Though it was his death as a fighting patriot-martyr that was being memorialized, Warren’s name was already known as an eloquent activist throughout the colonies. His stirring 1772 and 1775 Boston Massacre Orations, delivered at Old South Meeting House, had a large audience by way of pamphlet versions running through multiple editions, not to mention newspaper accounts of the speeches. Warren’s 1775 Massacre speech was reprinted in its entirety by the leading newspaper in far-from-New England North Carolina. Warren’s personalized and stirring Committee of Correspondence letters earned him friends for the cause and personal recognition from influential Patriots up and down the Eastern seaboard.
Positive name recognition was not ephemeral. It took root in place names conferred by locals in every part of the country – North, South, Mid-Atlantic, and West. Between 1776 and the 1840s, fourteen counties were named for Joseph Warren. As residents of Warren counties in North Carolina, Georgia, Mississippi, Arkansas, and Missouri, can attest, this was not a phenomenon confined only to New England. Towns and public places named for him are legion. Just a few for starters: Warren, Michigan; Warren, Ohio; Warren, Pennsylvania; and Warren Street in historic downtown Charlestown, South Carolina. His legacy was treasured across America. Many of the place names were christened below the Mason Dixon line in antebellum America. Not bad for a Yankee boy who never traveled more than 75 miles from Boston while he lived.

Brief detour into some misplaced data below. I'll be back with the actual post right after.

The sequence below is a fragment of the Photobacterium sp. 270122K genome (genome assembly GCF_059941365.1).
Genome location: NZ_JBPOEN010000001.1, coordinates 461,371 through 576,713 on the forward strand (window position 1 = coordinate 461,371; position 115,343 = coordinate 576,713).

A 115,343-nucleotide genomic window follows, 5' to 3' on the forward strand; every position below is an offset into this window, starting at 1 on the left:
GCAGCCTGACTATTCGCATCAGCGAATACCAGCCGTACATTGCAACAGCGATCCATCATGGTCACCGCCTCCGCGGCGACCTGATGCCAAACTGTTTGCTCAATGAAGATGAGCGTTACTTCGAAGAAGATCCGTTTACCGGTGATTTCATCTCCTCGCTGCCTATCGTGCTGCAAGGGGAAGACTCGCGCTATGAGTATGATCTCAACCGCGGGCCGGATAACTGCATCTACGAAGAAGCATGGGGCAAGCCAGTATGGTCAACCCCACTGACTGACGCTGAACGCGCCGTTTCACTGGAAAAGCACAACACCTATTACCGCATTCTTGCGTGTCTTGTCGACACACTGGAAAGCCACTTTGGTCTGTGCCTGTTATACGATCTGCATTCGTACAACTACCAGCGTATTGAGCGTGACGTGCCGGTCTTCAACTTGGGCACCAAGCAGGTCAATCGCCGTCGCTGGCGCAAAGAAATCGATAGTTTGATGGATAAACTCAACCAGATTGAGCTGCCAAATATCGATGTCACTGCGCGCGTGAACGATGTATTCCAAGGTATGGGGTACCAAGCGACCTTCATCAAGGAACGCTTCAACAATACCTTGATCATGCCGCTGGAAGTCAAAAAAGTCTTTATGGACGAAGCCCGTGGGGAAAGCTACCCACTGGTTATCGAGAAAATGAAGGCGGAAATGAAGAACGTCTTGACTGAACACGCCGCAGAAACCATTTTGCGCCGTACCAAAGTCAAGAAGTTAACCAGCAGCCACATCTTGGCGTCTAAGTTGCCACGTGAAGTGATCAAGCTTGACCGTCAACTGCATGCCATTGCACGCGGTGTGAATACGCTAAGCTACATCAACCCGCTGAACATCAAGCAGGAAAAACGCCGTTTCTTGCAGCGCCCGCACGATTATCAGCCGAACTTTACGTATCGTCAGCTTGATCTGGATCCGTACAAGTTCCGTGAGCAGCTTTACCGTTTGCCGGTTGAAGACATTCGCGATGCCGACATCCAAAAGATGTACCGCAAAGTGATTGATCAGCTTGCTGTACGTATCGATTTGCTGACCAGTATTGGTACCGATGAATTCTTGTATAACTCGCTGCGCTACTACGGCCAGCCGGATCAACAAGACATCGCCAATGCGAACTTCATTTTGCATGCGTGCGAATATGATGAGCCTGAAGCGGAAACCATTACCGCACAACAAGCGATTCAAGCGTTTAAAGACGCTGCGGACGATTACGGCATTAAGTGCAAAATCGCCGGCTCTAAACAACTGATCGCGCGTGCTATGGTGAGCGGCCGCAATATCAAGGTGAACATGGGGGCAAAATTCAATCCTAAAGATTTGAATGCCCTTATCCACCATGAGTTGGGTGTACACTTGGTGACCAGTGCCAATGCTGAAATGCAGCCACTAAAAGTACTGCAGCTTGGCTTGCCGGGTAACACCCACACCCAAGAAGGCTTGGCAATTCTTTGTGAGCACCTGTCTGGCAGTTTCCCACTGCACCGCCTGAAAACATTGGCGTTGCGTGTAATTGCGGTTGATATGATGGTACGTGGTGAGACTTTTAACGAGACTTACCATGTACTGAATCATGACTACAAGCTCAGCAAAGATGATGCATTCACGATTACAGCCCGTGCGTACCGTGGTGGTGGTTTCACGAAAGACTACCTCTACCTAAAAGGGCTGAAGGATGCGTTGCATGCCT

Warren’s legacy was celebrated on stage. Brackenridge’s 1776 play, one of the earlier ones written by and for American audiences, is about Warren’s exploits at Bunker Hill. So too is a play by Burk staged in 1797. Burk’s play was one of the first produced in Boston when that place became a notch less up-tight and newly permitted commercial theater performances. Reprinted in 1808 and 1816, it continued to be popular in the Early Republic.
Warren’s legacy was reinforced in visual media. John Trumbull, an eyewitness to Bunker Hill, made his mark in 1785 with the first great iconic historical genre painting of the American Revolution. The original title – “The Death of Major General Joseph Warren at the Battle of Bunker’s Hill, June 17, 1775” – and continued uses of this painting illustrate the highs and subsequent lows of Joseph Warren’s legacy as a Founding figure. Just as Abigail Adams had lamented in her July 1775 letter to husband John, Dr. Warren is the pivotal figure depicted by Trumbull among so many heroes of the struggle.